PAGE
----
Fernando Alcántar grew up as a poor Catholic boy in Mexico and soon became a rising star in the Christian world… that is, until he came out as a gay atheist. That didn’t go over so well.
His new memoir, with a foreword by Dan Barker, is called To the Cross and Back: An Immigrant’s Journey from Faith to Reason (Pitchstone Publishing, 2015):
In the excerpt below, Alcántar details all the difficult “divorces” he’s gone through, but says he’s not angry about it:
I have never been married, and hence I have never been divorced. But several of my friends have, and I have counseled many kids whose parents have been through that ordeal. I have been witness to the emotionally catastrophic process of dividing your life into different parts that will now go their separate ways. Who will keep the house and the car? Who will keep the kids? Who will keep which friends? Who will stay at this gym? The family, the community, the finances. It’s like watching a beating heart ripped apart and seeing ventricles and arteries burst into a bloody spectacle, leaving two useless halves as a remnant.
Divorce is like that. And it works the same way when you leave a community.
Everything that I did was Christian. The church I went to was Christian. The school I went to was Christian. The job I had was Christian. The people I worked out with were Christian. The girls I dated were Christian. The people I played volleyball in the evenings with were Christian. The people I went out dancing with were Christian. Everything in my life was, in one way or another, related to Christianity. When I began to separate myself from the faith, I experienced the torturous process of ripping my heart in half — just like in a divorce.
The process was so hurtful and difficult that I considered staying in Christianity, if only to keep the community. Because who would I hang out with now? Who would listen to me?
I began reaching out to former pastors, mentors, professors, and friends, and came clean about my intentions to depart from Christianity. Most people understood, except some friends—understandably, some of them felt betrayed.
I went home and realized, this process is painful, but it has to be done.
When I left Catholicism, my friends were surprised. They talked about me behind my back and I lost contact with them.
When I became a Pentecostal Christian, church leaders had me break every CD I owned, asked me to stop dancing, and told me to stop going to the movies. For the sake of an imagined purity, I lost more than people; I lost myself when I lost the things I loved.
When I left Mexico, I left the only identity I knew. I was lost in a new land and wondered who would take me in now.
When I rose from the dead, I felt I had a fair reason to hate life, to hide myself in the shadows and plot against my own future.
When I left APU, I left the most solid history I’d yet had, and I had thought that I would always be a missionary.
When I joined the United Methodist Church, I was told right away that people would hate me because I was not one of them. And even though I’d helped lead the denomination to one of the greatest peaks they’d had in youth movement, they kicked me out. I had challenged them to accept something different.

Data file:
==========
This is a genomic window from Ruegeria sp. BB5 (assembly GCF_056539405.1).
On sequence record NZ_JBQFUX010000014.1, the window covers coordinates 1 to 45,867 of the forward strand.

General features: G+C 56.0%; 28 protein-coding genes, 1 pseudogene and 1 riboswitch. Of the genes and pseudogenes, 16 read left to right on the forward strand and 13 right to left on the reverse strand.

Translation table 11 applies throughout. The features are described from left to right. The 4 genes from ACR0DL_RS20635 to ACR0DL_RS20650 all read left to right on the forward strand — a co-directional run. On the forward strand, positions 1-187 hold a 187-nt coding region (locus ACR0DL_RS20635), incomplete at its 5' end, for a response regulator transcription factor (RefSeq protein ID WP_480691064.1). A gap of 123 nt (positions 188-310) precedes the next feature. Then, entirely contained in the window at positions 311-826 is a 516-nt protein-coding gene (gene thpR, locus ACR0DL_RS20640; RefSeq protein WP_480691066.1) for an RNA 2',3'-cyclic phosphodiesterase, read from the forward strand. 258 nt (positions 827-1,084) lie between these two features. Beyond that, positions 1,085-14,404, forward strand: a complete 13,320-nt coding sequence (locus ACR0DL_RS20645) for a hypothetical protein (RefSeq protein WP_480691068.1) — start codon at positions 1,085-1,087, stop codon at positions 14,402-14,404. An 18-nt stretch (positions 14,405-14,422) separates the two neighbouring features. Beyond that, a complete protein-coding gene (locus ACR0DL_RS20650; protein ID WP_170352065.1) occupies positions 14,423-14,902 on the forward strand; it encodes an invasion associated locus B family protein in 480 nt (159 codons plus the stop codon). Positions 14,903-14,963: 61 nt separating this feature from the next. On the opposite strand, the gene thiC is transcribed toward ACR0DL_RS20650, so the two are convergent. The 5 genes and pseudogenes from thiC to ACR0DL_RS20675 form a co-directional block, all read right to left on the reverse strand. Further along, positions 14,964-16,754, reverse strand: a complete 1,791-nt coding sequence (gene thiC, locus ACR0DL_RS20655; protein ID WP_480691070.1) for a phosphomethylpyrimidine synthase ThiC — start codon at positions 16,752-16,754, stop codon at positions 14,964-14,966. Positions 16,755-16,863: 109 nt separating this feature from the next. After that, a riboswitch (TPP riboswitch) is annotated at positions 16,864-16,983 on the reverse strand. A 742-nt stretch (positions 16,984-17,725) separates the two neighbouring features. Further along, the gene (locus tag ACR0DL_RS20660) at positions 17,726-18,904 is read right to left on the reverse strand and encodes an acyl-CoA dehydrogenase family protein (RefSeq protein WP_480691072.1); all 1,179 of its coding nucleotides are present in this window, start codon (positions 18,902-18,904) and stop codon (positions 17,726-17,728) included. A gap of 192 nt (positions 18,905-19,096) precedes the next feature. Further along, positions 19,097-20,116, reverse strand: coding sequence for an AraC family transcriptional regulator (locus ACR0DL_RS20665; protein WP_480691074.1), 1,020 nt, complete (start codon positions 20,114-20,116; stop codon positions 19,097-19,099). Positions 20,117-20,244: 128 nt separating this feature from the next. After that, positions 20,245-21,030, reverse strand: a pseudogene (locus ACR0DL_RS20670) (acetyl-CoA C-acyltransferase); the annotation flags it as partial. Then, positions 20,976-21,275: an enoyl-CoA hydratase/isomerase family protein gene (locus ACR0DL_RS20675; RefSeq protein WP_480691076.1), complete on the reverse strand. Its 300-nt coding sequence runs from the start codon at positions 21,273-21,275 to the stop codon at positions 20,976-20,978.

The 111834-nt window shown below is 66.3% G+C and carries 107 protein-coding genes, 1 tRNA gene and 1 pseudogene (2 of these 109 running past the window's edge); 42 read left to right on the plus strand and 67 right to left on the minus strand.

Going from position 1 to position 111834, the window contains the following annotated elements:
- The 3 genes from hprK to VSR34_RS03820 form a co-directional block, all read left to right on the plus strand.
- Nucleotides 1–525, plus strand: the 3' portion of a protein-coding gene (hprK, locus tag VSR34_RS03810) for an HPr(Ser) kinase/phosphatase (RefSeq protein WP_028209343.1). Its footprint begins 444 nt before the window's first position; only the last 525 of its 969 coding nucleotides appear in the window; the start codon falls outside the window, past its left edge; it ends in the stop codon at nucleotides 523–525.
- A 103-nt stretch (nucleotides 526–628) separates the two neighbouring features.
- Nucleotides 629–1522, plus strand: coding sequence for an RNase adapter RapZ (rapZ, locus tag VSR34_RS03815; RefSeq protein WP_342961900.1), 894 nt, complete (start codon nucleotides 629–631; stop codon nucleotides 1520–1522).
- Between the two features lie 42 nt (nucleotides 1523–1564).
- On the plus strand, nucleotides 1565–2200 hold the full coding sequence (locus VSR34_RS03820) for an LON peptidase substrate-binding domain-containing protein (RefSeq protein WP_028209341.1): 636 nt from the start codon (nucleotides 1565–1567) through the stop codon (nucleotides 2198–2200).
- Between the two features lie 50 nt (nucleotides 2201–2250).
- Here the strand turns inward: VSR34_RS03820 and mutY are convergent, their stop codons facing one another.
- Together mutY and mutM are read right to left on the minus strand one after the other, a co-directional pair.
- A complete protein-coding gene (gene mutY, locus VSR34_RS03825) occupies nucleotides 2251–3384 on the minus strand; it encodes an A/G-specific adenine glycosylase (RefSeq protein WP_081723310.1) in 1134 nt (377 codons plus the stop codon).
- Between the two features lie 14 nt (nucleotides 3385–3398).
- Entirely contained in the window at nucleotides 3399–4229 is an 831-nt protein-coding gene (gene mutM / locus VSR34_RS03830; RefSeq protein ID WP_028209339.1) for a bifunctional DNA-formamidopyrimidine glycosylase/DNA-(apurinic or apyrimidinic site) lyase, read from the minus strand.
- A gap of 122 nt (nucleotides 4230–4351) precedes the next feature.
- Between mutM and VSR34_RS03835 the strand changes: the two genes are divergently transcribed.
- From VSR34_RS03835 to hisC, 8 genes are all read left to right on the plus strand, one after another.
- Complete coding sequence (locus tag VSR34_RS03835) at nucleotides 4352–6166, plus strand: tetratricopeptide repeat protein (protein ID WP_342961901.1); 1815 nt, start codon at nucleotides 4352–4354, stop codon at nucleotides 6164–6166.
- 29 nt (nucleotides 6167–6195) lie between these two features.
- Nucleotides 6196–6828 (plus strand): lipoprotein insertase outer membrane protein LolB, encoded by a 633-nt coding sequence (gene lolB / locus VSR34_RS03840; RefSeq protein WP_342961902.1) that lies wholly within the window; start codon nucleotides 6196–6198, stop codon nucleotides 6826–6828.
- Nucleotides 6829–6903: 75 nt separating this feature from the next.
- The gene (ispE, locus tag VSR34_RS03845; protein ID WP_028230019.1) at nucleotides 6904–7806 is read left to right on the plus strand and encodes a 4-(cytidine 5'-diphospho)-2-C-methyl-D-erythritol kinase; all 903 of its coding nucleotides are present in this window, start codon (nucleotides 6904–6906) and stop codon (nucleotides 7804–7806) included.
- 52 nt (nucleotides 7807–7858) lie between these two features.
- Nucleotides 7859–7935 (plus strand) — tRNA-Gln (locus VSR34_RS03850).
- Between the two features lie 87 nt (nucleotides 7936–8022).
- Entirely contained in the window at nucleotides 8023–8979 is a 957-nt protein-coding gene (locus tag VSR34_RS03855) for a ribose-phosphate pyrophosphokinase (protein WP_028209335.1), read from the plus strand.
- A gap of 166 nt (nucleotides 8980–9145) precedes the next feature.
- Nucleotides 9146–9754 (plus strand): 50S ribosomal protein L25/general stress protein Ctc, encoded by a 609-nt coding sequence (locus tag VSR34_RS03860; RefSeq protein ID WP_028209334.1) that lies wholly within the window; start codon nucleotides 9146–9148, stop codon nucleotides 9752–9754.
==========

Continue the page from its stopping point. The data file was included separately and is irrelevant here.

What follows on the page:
When I became an American, I took in a new culture that I had come to love and become part of. But that came with accusations from Mexicans, many American citizens themselves, of betraying my roots, and of not loving my own people. They called me a “coconut”—brown on the outside and white on the inside.
When I left Christianity, old friends told me I was going to hell and that God told them they couldn’t commune with me any longer. Few things could hurt more than that.
When I moved to Mormon Utah, the Mormons I served with my blood, sweat, and tears took me out to the woodshed when they felt threatened by something they didn’t understand, something they were raised to fear.
When I accepted my sexual orientation, I was filled with anger toward the religious establishment. I had entrusted my mind and heart to it, and now, because of it, I might have ruined my chances of meeting the man of my dreams.
I have more than enough reasons to be bitter. I have more than enough reasons to feel vindictive. I have more than enough reasons to hide in my bedroom and plan revenge. But when I look at the story of my life, I also see I have more than enough reasons to love.
Throughout history, humans have used the God story to claim superiority over others. The innocent have fallen—been humiliated, tortured, and murdered. I see the timeline of humanity, and I don’t have it in me to add more to the bloodshed.
I have chosen to follow a lifestyle that believes in what makes sense. And I continue to be a man of faith. An unchanging, stubborn, hopeful faith that humanity can overcome its darkness, be it in our hearts or our minds.
This book may not end up changing anybody’s views about faith or reason, about immigrants, about mental illness, or about the LGBT community, but if you would give one element of these pages a chance to resonate after you put it down, please, please, please let it be this: being different from me does not make you my enemy.
We’ve bled enough, cried enough, killed enough—it is time to move on. Let us finally rise above our differences. We are religious and we are freethinkers. We are conservatives and we are liberals. We are Americans and we are immigrants. We are healthy and we are sick. We are straight and we are gay. But, my friends, we are all human just the same.
The true evidence of love is that, regardless of differences, we stop finding ways to divide ourselves and finally give tolerance and common sense a fair chance.
That is one gospel worth living for.
To the Cross and Back is now available on Amazon.
Excerpt reprinted by permission of the publisher.